There are probably several dozens of articles and some pretty detailed books on Leone. In this article, there is no way I shall try to articulate the art quality of Leone like them. May be later, I shall try to write some articles on very specific parts of Leone's movies. If anyone wants to know more about Leone's works, I strongly recommend that he/she has to read two main books. First one would be the Professor Christopher Frayling's above mentioned book. The second one would be Robert C. Cumbow's tremendously articulated book, called "Once Upon A time: The Films of Sergio Leone". To the readers of this article, all I am trying to do in this article is to express how I came down to appreciate Leone's works. I have waited for about more than 14 years to write this. It took me to watch his films at least 30-40 times each of them. I have almost memorized every single moments of his films, the actors, the other contributors. And, believe it or not, I still enjoy watching his films now. Sometimes, I happen to realize an aspect of his art, which I hadn't realized by then, and it makes me very happy. And, I respect to The Master once more again. Now, for the moment, all I can say, he had to live at least for couple of more movies. He had to leave us some more of artwork. Then, it could have taken me another 10 years to write this article.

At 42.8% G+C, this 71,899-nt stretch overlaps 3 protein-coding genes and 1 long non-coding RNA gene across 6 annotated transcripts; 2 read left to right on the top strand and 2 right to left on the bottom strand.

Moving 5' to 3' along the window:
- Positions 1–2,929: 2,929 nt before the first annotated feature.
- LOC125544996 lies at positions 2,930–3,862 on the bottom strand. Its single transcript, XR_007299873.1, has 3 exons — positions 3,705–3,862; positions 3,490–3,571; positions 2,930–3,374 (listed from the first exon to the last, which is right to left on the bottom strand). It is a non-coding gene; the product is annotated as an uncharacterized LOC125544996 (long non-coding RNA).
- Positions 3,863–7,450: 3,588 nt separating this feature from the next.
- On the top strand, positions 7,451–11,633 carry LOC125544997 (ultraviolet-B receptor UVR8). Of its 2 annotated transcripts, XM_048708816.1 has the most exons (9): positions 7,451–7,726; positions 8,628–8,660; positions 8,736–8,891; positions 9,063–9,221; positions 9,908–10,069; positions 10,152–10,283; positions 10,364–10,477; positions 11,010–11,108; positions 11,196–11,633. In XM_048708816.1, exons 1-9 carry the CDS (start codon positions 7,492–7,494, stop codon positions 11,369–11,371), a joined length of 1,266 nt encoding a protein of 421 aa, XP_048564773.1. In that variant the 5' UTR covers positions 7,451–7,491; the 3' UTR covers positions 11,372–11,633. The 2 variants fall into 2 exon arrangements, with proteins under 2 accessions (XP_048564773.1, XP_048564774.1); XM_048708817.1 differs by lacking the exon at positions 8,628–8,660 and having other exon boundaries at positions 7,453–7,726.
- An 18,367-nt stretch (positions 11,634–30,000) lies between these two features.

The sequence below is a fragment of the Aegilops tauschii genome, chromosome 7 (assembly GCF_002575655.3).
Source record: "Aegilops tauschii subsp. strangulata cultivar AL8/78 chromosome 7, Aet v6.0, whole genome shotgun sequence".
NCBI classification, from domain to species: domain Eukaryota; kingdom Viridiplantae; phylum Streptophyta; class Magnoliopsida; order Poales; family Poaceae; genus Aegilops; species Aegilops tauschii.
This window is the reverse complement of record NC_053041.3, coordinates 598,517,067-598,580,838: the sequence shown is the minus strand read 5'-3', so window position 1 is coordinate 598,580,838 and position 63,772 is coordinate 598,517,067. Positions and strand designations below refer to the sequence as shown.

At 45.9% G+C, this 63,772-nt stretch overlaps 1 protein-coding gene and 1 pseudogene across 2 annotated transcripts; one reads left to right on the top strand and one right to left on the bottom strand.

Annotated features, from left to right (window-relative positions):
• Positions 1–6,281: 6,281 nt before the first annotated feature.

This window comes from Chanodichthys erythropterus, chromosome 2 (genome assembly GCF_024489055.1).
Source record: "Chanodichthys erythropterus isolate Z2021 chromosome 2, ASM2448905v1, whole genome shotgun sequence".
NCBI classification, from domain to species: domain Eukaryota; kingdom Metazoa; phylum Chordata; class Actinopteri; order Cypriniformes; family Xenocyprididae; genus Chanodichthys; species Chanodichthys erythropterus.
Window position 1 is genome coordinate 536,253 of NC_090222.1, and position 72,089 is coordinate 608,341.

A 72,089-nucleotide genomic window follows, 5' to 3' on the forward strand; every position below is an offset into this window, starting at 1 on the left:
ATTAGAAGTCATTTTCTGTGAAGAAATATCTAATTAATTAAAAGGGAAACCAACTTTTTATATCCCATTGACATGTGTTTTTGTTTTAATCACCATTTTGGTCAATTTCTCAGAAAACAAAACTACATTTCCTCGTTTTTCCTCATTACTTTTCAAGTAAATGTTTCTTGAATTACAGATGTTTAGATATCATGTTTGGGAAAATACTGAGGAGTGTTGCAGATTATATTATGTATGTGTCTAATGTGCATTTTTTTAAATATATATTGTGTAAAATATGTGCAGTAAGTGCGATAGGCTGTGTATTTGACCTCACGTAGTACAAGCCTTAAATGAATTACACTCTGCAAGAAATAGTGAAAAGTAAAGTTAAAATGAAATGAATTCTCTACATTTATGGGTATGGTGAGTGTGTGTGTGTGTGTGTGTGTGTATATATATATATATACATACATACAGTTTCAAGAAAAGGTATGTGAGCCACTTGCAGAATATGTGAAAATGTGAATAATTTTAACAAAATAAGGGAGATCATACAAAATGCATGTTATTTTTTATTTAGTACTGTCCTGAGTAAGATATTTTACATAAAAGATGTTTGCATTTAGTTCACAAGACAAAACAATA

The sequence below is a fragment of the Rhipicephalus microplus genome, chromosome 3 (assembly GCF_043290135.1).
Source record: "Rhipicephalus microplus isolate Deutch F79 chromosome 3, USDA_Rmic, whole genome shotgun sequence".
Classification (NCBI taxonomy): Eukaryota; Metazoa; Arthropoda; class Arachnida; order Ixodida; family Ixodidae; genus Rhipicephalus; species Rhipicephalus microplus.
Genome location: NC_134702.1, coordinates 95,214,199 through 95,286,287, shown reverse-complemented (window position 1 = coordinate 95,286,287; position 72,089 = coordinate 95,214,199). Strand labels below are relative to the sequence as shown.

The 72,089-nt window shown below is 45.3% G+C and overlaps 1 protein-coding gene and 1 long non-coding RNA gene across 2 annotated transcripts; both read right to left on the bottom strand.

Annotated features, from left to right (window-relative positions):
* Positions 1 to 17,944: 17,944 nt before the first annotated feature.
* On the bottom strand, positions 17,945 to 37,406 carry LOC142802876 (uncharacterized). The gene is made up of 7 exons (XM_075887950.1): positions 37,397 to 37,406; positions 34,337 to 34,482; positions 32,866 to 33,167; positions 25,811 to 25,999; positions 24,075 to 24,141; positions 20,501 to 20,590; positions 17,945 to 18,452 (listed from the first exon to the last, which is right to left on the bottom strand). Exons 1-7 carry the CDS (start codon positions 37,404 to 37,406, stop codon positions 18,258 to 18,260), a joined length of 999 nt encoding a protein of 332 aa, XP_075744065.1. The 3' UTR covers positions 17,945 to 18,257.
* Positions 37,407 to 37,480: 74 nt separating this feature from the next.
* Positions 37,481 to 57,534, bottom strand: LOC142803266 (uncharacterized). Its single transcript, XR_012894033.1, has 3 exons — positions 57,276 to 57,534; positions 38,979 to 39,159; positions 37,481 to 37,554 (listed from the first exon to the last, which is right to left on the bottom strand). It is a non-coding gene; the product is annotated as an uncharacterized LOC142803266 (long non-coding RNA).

Long live Master - we shall always remember you and your art work as long as I and people like me live.

I have recently seen three of these dusters
Inside the dusters there were three men
and inside the men there were three bullets